Expecting a Jump to Lightspeed? How The Force Awakens Stalls the Star Wars Saga
December 20, 2015 2 Comments
Beware, the spoilers are strong with this one.
Return of the Jedi. That’s what the last film in the extant series was called — chronologically speaking, at least. Return of the Jedi. And yet, thirty years later, at the outset of a new trilogy designed to take the Skywalker story forward, these Jedi who have apparently returned are nowhere to be seen. According to the opening crawl, the Jedi did enjoy something of a brief resurgence, but the New Jedi Order came to an abrupt end when one of Luke’s padawans gave in to the Dark Side. In the years since, as the film’s title suggests, Luke and the light have gone into hibernation.
This might come as something of a surprise given that until now Star Wars has followed the Skywalker story this far, but The Force Awakens instead asks audiences to put a pin in the whole Chosen One thing and instead watch what is essentially a rerun of the first movie, as a new, utterly unrelated group of youngsters get to grips with the Force and take their first small steps into a conflict that has raged for generations. While it’s understandable that J. J. Abrams and Disney might not wish to acquiesce to the Expanded Universe — a collection of stories previously considered to comprise the canonical continuation of the saga, post-Jedi — it does rather lead to a more contrived and counter-intuitive continuity as the obvious narrative trajectory is eschewed in favour of a more awkward alternative. Ben no longer refers to Luke’s son, but to Han and Leia’s, while everyone else has to be introduced individually and ushered into position before the story everyone’s actually been waiting thirty-odd years for can actually begin.
Strangely, rather than open the world of Star Wars to encompass new worlds and perspectives, J. J. Abrams decision to start his film in this way has the opposite effect. The film may open on Jakku, ostensibly a new planet, but there is no mistaking it for a pale imitation of Tatooine, a remote outpost of almost no relevance to the wider mythology. The new characters don’t offer much more in the way of variety either, limited as they are to an orphan, a maverick and a Stormtrooper. So much of Rey’s past is withheld that it’s hard to infer anything about her upbringing or motivations, while Finn’s identity as a trained trooper — if not actually a clone — means that much of his own history is already written. Bizarrely, the film actually does introduce a character with some alleged connection to Star Wars lore, played by Max von Sydow no less, but rather than make use of his potential for providing context and establishing stakes Abrams simply kills him off, without the ceremony such an actor or character undoubtedly deserves. What of Endor, the last known resting place of Darth Vader, and therefore the most likely place Kylo Ren acquired his idol’s helmet? What of Cloud City and the AWOL Lando Calrissian? What of Kamino and its directly referenced clone army?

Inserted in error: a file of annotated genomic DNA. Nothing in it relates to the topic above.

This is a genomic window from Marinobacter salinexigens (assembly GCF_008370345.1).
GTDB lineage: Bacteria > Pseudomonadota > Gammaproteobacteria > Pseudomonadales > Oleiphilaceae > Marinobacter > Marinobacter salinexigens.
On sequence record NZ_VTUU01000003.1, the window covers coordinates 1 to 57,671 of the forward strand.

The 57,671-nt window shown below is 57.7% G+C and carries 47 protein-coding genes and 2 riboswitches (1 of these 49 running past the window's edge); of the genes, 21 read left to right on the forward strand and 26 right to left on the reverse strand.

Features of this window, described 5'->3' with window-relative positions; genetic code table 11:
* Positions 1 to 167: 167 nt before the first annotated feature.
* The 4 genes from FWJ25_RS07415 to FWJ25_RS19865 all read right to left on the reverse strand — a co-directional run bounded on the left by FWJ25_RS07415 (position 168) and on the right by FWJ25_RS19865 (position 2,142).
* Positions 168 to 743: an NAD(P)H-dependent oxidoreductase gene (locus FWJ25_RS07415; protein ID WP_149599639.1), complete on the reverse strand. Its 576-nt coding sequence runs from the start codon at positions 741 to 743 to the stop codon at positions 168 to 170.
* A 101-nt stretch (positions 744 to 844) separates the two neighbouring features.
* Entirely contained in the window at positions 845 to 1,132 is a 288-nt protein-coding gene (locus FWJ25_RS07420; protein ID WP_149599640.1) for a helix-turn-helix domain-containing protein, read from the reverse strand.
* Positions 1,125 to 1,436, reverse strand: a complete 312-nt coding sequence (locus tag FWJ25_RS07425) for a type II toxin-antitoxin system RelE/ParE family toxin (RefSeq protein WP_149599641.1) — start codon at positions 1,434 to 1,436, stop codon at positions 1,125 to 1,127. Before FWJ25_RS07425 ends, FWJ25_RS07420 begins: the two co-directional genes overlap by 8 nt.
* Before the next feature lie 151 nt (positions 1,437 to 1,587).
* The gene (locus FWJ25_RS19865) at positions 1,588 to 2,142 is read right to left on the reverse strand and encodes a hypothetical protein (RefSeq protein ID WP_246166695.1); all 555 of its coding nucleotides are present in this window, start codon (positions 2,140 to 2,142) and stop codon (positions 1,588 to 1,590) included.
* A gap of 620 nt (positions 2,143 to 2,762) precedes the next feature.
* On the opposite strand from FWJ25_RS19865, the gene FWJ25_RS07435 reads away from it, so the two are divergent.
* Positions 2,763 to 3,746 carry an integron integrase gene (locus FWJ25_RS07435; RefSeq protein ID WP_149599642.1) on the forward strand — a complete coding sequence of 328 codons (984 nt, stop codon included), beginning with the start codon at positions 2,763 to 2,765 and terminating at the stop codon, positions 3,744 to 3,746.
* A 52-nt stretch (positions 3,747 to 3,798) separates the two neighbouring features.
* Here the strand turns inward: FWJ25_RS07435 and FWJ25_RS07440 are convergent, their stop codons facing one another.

It’s not until the second act that we meet up with any familiar characters. Last time we saw Han Solo he had apparently turned his back on smuggling for good in order to begin a relationship with Leia and in the process become a fully-fledged soldier in the Rebel Alliance. He had lent the Millennium Falcon to Lando for the Battle of Endor, himself and Chewie instead leading a ground assault aboard a hijacked Imperial shuttle, but it’s easy to picture the pair fighting many more battles aboard the fastest ship in the galaxy — itself an asset to the Rebel Alliance. As it happens, this is not exactly how history transpired, as following the conversion of his son to the Dark Side Han returned to smuggling and apparently lost his ship to another scoundrel. The Falcon is found by chance on Jakku, by Rey and Finn, though it isn’t long before its most famous owners take advantage of the opportunity to take it back. It’s a nice moment, and duly brings Han and Chewie back into the fold, but relies so heavily on coincidence that you can’t help but imagine there might have been a more straightforward (and much less contrived) way of doing so.